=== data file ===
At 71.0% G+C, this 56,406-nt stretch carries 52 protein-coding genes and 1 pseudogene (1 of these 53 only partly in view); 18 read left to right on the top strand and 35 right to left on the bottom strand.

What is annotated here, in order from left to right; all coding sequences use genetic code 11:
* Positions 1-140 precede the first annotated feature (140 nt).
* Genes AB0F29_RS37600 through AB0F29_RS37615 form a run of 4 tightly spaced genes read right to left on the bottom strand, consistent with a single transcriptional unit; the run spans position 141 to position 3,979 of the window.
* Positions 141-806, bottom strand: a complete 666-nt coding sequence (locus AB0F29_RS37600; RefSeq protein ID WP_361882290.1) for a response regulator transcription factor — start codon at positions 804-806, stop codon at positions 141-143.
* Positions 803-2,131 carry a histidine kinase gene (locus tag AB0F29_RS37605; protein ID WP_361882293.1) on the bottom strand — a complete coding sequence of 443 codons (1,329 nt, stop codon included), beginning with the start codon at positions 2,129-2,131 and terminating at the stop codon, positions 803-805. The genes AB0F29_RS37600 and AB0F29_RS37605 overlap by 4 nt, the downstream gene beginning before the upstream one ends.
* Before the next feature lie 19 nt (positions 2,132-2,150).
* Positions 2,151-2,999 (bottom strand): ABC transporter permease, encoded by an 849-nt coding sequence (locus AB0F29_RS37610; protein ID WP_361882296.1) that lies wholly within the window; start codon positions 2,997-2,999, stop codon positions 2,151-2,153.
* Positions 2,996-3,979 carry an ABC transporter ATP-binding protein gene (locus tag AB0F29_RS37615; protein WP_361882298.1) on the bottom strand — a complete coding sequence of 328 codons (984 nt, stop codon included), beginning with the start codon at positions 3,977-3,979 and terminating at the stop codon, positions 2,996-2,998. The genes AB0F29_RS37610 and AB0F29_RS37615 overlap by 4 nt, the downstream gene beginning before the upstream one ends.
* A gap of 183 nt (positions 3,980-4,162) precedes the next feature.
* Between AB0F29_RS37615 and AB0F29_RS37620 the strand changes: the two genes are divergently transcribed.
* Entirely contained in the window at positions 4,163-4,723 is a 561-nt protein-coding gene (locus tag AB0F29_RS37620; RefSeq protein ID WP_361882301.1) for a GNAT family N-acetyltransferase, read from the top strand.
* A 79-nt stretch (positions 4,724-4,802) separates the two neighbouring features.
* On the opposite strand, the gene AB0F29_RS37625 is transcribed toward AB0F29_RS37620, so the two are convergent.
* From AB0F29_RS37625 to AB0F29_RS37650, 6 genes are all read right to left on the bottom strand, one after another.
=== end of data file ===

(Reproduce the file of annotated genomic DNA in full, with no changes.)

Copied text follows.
At 71.0% G+C, this 56,406-nt stretch carries 52 protein-coding genes and 1 pseudogene (1 of these 53 only partly in view); 18 read left to right on the top strand and 35 right to left on the bottom strand.

What is annotated here, in order from left to right; all coding sequences use genetic code 11:
* Positions 1-140 precede the first annotated feature (140 nt).
* Genes AB0F29_RS37600 through AB0F29_RS37615 form a run of 4 tightly spaced genes read right to left on the bottom strand, consistent with a single transcriptional unit; the run spans position 141 to position 3,979 of the window.
* Positions 141-806, bottom strand: a complete 666-nt coding sequence (locus AB0F29_RS37600; RefSeq protein ID WP_361882290.1) for a response regulator transcription factor — start codon at positions 804-806, stop codon at positions 141-143.
* Positions 803-2,131 carry a histidine kinase gene (locus tag AB0F29_RS37605; protein ID WP_361882293.1) on the bottom strand — a complete coding sequence of 443 codons (1,329 nt, stop codon included), beginning with the start codon at positions 2,129-2,131 and terminating at the stop codon, positions 803-805. The genes AB0F29_RS37600 and AB0F29_RS37605 overlap by 4 nt, the downstream gene beginning before the upstream one ends.
* Before the next feature lie 19 nt (positions 2,132-2,150).
* Positions 2,151-2,999 (bottom strand): ABC transporter permease, encoded by an 849-nt coding sequence (locus AB0F29_RS37610; protein ID WP_361882296.1) that lies wholly within the window; start codon positions 2,997-2,999, stop codon positions 2,151-2,153.
* Positions 2,996-3,979 carry an ABC transporter ATP-binding protein gene (locus tag AB0F29_RS37615; protein WP_361882298.1) on the bottom strand — a complete coding sequence of 328 codons (984 nt, stop codon included), beginning with the start codon at positions 3,977-3,979 and terminating at the stop codon, positions 2,996-2,998. The genes AB0F29_RS37610 and AB0F29_RS37615 overlap by 4 nt, the downstream gene beginning before the upstream one ends.
* A gap of 183 nt (positions 3,980-4,162) precedes the next feature.
* Between AB0F29_RS37615 and AB0F29_RS37620 the strand changes: the two genes are divergently transcribed.
* Entirely contained in the window at positions 4,163-4,723 is a 561-nt protein-coding gene (locus tag AB0F29_RS37620; RefSeq protein ID WP_361882301.1) for a GNAT family N-acetyltransferase, read from the top strand.
* A 79-nt stretch (positions 4,724-4,802) separates the two neighbouring features.
* On the opposite strand, the gene AB0F29_RS37625 is transcribed toward AB0F29_RS37620, so the two are convergent.
* From AB0F29_RS37625 to AB0F29_RS37650, 6 genes are all read right to left on the bottom strand, one after another.